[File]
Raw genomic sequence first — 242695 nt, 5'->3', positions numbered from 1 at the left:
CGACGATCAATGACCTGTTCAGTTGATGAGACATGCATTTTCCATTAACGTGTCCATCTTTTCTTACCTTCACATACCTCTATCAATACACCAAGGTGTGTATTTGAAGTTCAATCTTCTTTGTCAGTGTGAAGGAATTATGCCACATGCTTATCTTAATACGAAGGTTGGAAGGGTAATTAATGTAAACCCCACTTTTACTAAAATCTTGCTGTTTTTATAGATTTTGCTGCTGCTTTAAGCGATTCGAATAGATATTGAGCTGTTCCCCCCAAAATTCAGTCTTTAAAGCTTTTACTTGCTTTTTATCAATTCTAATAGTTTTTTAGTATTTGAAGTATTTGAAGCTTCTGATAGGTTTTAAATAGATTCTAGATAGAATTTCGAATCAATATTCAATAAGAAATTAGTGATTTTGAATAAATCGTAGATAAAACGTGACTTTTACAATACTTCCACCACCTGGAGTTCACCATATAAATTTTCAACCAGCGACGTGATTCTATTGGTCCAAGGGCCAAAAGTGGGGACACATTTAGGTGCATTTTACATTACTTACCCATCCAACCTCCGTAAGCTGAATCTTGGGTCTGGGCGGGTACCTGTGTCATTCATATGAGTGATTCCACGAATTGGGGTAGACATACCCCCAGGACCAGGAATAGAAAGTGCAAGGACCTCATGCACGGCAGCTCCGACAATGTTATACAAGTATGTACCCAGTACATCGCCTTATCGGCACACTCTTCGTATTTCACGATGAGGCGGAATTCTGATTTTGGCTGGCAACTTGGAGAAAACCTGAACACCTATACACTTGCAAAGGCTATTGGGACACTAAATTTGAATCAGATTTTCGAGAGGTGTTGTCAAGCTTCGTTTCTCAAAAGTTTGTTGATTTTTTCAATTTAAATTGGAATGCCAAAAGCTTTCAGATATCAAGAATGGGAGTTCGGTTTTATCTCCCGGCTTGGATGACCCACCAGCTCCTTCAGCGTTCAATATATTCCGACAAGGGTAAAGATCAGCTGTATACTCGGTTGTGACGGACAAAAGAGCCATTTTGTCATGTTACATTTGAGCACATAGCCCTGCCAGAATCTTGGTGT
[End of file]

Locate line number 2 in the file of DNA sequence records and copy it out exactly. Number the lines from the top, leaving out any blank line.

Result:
CGACGATCAATGACCTGTTCAGTTGATGAGACATGCATTTTCCATTAACGTGTCCATCTTTTCTTACCTTCACATACCTCTATCAATACACCAAGGTGTGTATTTGAAGTTCAATCTTCTTTGTCAGTGTGAAGGAATTATGCCACATGCTTATCTTAATACGAAGGTTGGAAGGGTAATTAATGTAAACCCCACTTTTACTAAAATCTTGCTGTTTTTATAGATTTTGCTGCTGCTTTAAGCGATTCGAATAGATATTGAGCTGTTCCCCCCAAAATTCAGTCTTTAAAGCTTTTACTTGCTTTTTATCAATTCTAATAGTTTTTTAGTATTTGAAGTATTTGAAGCTTCTGATAGGTTTTAAATAGATTCTAGATAGAATTTCGAATCAATATTCAATAAGAAATTAGTGATTTTGAATAAATCGTAGATAAAACGTGACTTTTACAATACTTCCACCACCTGGAGTTCACCATATAAATTTTCAACCAGCGACGTGATTCTATTGGTCCAAGGGCCAAAAGTGGGGACACATTTAGGTGCATTTTACATTACTTACCCATCCAACCTCCGTAAGCTGAATCTTGGGTCTGGGCGGGTACCTGTGTCATTCATATGAGTGATTCCACGAATTGGGGTAGACATACCCCCAGGACCAGGAATAGAAAGTGCAAGGACCTCATGCACGGCAGCTCCGACAATGTTATACAAGTATGTACCCAGTACATCGCCTTATCGGCACACTCTTCGTATTTCACGATGAGGCGGAATTCTGATTTTGGCTGGCAACTTGGAGAAAACCTGAACACCTATACACTTGCAAAGGCTATTGGGACACTAAATTTGAATCAGATTTTCGAGAGGTGTTGTCAAGCTTCGTTTCTCAAAAGTTTGTTGATTTTTTCAATTTAAATTGGAATGCCAAAAGCTTTCAGATATCAAGAATGGGAGTTCGGTTTTATCTCCCGGCTTGGATGACCCACCAGCTCCTTCAGCGTTCAATATATTCCGACAAGGGTAAAGATCAGCTGTATACTCGGTTGTGACGGACAAAAGAGCCATTTTGTCATGTTACATTTGAGCACATAGCCCTGCCAGAATCTTGGTGT